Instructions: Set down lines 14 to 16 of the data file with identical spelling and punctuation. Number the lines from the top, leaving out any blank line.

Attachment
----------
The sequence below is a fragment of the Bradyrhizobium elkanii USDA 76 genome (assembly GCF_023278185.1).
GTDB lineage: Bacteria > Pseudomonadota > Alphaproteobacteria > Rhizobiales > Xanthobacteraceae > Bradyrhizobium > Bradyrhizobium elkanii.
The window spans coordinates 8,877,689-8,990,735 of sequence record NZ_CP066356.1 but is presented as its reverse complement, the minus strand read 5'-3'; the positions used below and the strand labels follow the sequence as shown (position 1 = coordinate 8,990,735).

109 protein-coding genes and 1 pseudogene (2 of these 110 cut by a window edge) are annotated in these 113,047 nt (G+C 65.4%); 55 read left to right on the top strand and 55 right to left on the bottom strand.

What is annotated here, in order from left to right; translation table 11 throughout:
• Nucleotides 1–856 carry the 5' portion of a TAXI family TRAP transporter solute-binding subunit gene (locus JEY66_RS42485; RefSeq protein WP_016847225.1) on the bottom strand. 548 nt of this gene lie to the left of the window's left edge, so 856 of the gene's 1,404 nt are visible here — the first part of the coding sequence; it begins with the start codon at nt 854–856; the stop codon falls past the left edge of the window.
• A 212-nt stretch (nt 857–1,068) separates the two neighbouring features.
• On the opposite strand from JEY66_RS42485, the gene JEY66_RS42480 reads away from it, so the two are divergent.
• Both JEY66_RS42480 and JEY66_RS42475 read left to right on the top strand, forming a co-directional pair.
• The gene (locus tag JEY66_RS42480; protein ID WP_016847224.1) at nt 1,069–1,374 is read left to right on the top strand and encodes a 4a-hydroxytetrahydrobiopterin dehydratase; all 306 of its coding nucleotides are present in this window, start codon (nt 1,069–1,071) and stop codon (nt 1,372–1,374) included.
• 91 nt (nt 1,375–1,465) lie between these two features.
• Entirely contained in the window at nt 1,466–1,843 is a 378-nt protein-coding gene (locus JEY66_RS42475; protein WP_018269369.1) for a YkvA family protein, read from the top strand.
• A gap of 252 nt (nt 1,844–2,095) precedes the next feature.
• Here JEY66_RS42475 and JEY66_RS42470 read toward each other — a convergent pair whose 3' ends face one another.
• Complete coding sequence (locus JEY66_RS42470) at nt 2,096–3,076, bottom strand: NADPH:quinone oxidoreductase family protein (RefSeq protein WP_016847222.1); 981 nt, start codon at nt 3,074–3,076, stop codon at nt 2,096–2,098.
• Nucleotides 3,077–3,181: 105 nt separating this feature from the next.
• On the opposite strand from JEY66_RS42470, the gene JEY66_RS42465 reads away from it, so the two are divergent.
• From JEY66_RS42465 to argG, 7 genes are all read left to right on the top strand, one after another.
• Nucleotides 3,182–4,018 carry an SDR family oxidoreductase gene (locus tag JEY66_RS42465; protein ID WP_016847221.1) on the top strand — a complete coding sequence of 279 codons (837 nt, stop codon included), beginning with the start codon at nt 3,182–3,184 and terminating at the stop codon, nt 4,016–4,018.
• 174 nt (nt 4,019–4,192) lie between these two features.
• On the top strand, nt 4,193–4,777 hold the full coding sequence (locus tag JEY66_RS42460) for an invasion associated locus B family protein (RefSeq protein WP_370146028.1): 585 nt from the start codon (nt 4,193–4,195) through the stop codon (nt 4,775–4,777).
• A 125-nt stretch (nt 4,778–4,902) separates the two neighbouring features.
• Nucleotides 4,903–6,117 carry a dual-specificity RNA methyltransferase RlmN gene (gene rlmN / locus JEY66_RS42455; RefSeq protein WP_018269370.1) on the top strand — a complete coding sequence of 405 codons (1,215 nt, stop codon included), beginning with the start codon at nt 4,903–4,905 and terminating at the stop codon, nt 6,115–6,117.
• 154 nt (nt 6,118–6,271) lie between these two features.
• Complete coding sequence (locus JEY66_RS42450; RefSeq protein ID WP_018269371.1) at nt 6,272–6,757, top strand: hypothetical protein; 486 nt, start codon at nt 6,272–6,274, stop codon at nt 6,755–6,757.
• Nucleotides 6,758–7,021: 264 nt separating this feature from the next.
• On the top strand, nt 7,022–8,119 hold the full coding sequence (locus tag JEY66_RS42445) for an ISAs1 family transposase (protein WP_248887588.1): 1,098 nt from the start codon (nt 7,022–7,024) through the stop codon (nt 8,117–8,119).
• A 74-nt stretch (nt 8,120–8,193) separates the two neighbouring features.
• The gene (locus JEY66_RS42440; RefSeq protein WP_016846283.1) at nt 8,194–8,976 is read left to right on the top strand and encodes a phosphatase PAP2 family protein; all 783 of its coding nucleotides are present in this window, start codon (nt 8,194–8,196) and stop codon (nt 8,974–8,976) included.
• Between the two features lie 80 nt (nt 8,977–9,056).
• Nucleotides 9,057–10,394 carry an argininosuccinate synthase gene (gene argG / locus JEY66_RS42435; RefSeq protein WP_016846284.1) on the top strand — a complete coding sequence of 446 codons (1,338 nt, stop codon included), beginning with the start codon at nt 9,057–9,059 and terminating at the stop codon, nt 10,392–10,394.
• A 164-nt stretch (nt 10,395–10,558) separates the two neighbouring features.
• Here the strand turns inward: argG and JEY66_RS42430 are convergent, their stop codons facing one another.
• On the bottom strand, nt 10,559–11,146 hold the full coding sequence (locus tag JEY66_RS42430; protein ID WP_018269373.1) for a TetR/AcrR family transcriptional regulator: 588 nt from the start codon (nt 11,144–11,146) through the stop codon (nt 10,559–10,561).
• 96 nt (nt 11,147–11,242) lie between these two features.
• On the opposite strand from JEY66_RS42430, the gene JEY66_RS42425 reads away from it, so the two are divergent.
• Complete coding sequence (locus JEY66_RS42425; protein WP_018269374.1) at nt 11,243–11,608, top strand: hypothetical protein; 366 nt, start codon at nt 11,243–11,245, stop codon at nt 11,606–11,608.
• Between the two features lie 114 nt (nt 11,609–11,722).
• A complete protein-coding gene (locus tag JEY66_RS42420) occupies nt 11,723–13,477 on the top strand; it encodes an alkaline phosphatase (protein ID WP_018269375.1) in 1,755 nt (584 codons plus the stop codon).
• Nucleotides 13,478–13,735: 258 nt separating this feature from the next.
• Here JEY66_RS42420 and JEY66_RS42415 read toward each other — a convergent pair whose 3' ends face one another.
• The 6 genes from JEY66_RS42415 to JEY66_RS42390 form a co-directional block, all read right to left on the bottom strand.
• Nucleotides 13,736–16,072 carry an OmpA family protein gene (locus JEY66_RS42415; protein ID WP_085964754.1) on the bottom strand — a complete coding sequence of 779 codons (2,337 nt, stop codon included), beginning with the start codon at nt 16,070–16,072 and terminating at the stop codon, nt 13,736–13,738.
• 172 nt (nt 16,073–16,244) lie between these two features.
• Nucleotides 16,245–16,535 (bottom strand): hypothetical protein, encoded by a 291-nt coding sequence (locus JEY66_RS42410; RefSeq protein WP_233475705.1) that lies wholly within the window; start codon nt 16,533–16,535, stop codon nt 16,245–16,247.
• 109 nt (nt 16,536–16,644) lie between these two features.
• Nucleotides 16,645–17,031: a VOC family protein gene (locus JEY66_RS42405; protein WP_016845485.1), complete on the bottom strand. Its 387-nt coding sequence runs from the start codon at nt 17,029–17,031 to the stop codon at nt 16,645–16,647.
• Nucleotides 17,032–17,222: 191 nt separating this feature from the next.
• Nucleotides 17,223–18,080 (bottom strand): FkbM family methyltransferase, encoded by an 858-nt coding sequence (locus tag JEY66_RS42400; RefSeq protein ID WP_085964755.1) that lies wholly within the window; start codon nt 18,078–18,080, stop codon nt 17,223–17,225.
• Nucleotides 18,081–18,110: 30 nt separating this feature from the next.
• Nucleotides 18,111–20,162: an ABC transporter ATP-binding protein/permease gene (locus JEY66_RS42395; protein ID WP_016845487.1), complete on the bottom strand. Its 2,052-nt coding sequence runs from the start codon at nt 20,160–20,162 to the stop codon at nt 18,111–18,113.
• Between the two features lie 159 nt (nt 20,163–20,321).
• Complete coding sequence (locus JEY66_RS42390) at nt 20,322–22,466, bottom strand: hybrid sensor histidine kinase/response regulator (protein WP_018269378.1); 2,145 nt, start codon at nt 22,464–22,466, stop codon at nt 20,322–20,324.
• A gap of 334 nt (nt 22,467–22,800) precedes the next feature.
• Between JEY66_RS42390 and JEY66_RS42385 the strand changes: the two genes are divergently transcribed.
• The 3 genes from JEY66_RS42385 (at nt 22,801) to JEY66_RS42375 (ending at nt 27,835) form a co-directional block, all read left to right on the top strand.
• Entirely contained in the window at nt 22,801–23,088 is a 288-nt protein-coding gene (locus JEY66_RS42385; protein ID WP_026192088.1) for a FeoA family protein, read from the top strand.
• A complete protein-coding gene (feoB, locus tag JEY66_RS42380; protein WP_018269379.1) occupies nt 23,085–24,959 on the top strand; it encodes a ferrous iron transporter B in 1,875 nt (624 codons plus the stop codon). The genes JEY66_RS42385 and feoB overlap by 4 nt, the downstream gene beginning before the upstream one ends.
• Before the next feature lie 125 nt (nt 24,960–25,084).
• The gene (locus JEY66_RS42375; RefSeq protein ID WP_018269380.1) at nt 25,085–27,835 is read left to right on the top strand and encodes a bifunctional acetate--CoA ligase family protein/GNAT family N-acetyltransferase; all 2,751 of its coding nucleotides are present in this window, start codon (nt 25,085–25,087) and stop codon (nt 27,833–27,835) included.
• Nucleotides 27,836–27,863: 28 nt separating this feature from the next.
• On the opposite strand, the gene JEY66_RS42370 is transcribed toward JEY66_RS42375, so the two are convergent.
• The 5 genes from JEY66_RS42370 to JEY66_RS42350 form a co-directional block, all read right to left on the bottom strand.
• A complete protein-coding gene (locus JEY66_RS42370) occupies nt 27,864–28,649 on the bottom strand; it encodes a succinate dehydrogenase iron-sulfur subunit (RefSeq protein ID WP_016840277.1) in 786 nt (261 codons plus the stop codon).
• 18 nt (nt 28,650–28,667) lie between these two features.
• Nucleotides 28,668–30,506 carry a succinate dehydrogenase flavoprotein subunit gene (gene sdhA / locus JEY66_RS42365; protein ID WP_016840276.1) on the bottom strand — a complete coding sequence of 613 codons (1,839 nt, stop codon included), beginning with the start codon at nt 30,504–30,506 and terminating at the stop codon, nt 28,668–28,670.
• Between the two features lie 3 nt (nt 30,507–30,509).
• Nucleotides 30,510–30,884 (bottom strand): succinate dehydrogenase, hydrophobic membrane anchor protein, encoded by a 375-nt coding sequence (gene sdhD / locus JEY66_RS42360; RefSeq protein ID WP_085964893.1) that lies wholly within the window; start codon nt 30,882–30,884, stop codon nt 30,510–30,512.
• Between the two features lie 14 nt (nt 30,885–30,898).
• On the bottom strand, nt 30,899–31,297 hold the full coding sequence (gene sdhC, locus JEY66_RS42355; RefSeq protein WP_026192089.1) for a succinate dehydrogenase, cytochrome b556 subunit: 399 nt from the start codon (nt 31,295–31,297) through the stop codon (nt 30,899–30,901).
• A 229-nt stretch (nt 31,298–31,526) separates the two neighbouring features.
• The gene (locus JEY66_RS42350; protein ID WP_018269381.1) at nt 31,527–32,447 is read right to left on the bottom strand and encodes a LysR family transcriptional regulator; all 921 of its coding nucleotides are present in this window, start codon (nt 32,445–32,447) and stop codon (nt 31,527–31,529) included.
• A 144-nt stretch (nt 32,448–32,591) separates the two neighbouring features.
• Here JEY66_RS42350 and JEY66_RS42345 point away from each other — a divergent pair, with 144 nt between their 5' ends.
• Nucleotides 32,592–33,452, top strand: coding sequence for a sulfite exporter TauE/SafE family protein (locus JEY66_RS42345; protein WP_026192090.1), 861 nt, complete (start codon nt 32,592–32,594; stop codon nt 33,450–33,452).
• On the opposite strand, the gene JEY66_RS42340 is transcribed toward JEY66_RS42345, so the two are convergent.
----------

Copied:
• Here JEY66_RS42475 and JEY66_RS42470 read toward each other — a convergent pair whose 3' ends face one another.
• Complete coding sequence (locus JEY66_RS42470) at nt 2,096–3,076, bottom strand: NADPH:quinone oxidoreductase family protein (RefSeq protein WP_016847222.1); 981 nt, start codon at nt 3,074–3,076, stop codon at nt 2,096–2,098.
• Nucleotides 3,077–3,181: 105 nt separating this feature from the next.